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Canadian Raonic a new star in men's tennis

Canadian Milos Raonic

Milos Raonic leaves the Australian Open as a fresh, new face in the ATP Tour's top 100, with a cheque for $93,000 (Australian) in his pocket.
That he couldn't keep the dream alive in yesterday's fourth round, where he lost 4-6, 6-2, 6-3, 6-4 to David Ferrer of Spain, had something to do with the legs finally getting a little heavy in his seventh match of the tournament, and something to do with the quality of his veteran Spanish opponent.
"I wasn't serving my best today. He did a very good job picking up on that, picking up on as many serves, making me play a lot more. Also keeping
the pressure on my serve. This took off a lot of pressure on his service games," Raonic said. "He was getting around me. This started earlier in the second set. My mind was ready to fight for every point, but the legs weren't following as much, and neither was the arm."
The match had a much different dynamic than Raonic's previous two wins, both upsets over seeded players.
Against No. 22 Michael Llodra of France, the points were short and Raonic served extremely well. Against No. 10 seed Mikhail Youzhny, the Russian broke his serve four times but couldn't serve well enough himself to keep pace.
Against Youzhny, Raonic had 31 aces; against Ferrer, he could manage only 15.
Ferrer served well himself; in fact, he had far better serving statistics than Raonic even though the Canadian's average serve speed was about 30 kilometres an hour faster.
And he kept the unforced errors down to such a bare minimum, the 28-year-old made an increasingly weary Raonic have to earn every single point.
Still, the 20-year-old from Thornhill, Ont., managed to sneak out the first set.
"I play very, very consistent all the match, no? When I lost the first set, I did one mistake. It was unbelievable, no, that one mistake can lose the set. He plays really good," Ferrer said.
Ultimately, crunch time was a five-minute period in the third set, with the two tied at one set apiece.
Raonic had a really good look at a break at 3-3. He couldn't make it happen. And as so often happens, he was broken in the very next game.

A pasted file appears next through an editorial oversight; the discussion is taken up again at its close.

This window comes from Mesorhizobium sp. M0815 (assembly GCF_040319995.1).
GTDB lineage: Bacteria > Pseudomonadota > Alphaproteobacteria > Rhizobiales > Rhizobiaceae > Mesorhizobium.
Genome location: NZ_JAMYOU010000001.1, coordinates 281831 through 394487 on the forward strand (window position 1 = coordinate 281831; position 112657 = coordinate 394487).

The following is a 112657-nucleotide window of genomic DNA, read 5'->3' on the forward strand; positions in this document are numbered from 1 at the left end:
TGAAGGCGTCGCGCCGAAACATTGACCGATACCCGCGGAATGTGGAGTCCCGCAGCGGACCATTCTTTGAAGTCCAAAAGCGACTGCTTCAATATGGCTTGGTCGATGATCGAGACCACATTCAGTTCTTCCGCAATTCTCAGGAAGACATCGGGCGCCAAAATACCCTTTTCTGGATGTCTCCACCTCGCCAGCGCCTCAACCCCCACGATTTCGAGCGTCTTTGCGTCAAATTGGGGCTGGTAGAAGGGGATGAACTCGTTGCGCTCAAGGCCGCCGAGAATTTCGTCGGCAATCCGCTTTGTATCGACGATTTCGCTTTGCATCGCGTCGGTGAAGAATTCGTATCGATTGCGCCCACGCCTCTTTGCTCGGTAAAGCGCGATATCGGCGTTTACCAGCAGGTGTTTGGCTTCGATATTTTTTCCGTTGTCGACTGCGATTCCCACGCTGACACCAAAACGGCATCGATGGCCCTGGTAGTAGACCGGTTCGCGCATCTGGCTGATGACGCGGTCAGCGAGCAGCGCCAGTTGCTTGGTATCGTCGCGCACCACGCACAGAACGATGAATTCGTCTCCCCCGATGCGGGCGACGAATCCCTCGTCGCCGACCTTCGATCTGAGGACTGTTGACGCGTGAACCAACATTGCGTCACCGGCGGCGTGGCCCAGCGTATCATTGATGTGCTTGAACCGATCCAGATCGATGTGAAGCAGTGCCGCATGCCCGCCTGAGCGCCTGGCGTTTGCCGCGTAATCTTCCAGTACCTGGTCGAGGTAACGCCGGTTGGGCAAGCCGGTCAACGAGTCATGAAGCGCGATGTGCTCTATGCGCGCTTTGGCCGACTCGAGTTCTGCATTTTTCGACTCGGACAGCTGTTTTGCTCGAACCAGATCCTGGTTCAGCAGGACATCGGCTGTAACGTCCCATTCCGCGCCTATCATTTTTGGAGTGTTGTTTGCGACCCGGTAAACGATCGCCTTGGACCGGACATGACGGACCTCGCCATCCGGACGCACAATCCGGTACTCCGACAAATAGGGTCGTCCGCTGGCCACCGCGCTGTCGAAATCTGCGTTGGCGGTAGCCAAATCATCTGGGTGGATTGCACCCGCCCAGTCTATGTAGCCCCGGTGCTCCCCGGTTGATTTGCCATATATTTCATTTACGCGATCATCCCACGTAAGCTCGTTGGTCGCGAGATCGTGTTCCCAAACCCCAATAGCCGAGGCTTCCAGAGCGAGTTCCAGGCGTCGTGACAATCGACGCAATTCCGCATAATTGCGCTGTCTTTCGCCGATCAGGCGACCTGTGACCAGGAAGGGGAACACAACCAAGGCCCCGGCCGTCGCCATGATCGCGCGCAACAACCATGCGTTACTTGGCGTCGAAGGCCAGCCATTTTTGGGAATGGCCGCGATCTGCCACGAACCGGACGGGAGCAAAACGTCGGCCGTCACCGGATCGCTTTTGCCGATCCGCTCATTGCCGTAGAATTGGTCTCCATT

That was the set. Given that Ferrer quickly went up two breaks in the fourth set, it was essentially the match.
"I think it was very tough match. Milos I think is an unbelievable player. He serves really good. And maybe in the third set was the key, no? He had a lot of chances, he doesn't make. When I won the third set, it was more easy," Ferrer said. "He was more tired in the fourth set."
The official numbers have Raonic with 68 unforced errors, and Ferrer just 10.
Raonic kept fighting. He got one of the breaks back late in the fourth set, kept the body language positive, and competed well throughout.
That was just one of the positives he'll take out of the best tournament of his life.
"There's a lot to learn from today and from the whole two-week experience. The biggest thing is I'm not that far away from this level on a week-to-week basis. So this is a great motivational thing for the work I've done paying off and everything," Raonic said. "I'm going to play a few weeks now consecutively. I'm going to try to maintain this level. These next upcoming tournaments, I feel like I can go in and do a lot of damage and keep improving my ranking a lot."
The kid whose negative attitude was all over the court when he played the qualifying at a tournament in Chennai, India, the first week of the season, who was down a set and a break of serve in the final round of qualifying here just a week ago, leaves here having made an impact that ensures he'll no longer sneak up on unsuspecting opponents.
Raonic's next stop is Johannesburg for the qualifying at an ATP tournament there. He'll then head to San Jose, Calif., where he received a wild card into the main draw. Next will be Memphis, then to Acapulco on red clay to prepare for Canada's upcoming Davis Cup tie against Mexico in Metepec, just outside Mexico City, March 4-6.
As his reward for reaching the quarterfinals, Ferrer gets his countryman, top seed Rafael Nadal.

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